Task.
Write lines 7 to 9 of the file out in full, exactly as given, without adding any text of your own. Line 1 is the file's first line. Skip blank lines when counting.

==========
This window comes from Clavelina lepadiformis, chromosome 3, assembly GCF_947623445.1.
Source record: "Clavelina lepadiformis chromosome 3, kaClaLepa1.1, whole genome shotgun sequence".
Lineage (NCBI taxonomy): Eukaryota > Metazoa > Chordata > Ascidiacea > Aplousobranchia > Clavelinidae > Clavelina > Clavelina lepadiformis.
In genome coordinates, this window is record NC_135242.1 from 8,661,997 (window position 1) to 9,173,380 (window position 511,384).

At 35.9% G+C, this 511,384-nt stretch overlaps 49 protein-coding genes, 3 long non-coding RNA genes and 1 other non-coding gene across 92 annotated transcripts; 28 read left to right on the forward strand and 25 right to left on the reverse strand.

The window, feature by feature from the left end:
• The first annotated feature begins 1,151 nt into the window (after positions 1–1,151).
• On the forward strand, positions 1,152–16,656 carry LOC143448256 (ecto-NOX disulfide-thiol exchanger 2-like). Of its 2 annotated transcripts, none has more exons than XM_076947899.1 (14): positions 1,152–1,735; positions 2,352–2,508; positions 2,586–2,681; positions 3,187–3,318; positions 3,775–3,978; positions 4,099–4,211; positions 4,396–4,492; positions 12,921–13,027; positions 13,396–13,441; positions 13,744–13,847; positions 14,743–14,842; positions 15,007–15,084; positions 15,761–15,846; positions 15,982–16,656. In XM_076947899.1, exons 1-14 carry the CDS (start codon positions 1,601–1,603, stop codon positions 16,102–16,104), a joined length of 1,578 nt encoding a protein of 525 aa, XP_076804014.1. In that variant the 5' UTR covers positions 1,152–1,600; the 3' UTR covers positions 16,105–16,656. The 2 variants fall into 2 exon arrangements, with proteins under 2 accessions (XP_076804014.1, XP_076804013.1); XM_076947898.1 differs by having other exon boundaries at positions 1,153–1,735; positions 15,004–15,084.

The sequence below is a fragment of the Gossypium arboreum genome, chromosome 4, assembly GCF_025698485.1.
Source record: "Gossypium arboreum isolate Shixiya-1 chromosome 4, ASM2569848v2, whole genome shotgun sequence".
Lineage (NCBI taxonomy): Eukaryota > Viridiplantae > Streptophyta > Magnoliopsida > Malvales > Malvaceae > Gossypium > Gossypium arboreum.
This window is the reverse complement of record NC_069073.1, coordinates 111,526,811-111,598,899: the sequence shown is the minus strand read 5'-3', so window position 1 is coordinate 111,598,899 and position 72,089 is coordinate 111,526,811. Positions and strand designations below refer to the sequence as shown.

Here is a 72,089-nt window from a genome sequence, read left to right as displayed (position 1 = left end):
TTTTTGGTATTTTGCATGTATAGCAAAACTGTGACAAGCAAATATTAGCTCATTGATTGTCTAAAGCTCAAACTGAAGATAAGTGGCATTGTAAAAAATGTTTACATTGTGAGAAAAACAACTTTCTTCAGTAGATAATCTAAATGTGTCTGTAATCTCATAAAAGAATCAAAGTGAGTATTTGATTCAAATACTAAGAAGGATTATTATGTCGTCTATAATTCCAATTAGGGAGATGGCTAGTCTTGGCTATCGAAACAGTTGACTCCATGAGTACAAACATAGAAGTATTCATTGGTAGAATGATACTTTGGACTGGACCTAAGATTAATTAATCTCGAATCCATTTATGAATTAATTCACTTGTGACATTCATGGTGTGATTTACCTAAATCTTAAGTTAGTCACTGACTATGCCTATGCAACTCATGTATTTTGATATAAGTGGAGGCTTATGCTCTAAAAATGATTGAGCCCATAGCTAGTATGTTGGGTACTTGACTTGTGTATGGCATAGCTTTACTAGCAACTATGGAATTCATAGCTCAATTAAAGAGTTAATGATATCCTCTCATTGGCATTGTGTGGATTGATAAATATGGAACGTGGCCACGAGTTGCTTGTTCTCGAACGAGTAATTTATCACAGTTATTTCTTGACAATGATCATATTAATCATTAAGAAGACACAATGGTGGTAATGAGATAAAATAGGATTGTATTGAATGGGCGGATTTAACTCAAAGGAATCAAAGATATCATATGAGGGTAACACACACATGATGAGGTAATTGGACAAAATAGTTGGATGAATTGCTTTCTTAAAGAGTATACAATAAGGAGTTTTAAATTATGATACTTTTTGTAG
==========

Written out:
• The first annotated feature begins 1,151 nt into the window (after positions 1–1,151).
• On the forward strand, positions 1,152–16,656 carry LOC143448256 (ecto-NOX disulfide-thiol exchanger 2-like). Of its 2 annotated transcripts, none has more exons than XM_076947899.1 (14): positions 1,152–1,735; positions 2,352–2,508; positions 2,586–2,681; positions 3,187–3,318; positions 3,775–3,978; positions 4,099–4,211; positions 4,396–4,492; positions 12,921–13,027; positions 13,396–13,441; positions 13,744–13,847; positions 14,743–14,842; positions 15,007–15,084; positions 15,761–15,846; positions 15,982–16,656. In XM_076947899.1, exons 1-14 carry the CDS (start codon positions 1,601–1,603, stop codon positions 16,102–16,104), a joined length of 1,578 nt encoding a protein of 525 aa, XP_076804014.1. In that variant the 5' UTR covers positions 1,152–1,600; the 3' UTR covers positions 16,105–16,656. The 2 variants fall into 2 exon arrangements, with proteins under 2 accessions (XP_076804014.1, XP_076804013.1); XM_076947898.1 differs by having other exon boundaries at positions 1,153–1,735; positions 15,004–15,084.

The sequence below is a fragment of the Gossypium arboreum genome, chromosome 4, assembly GCF_025698485.1.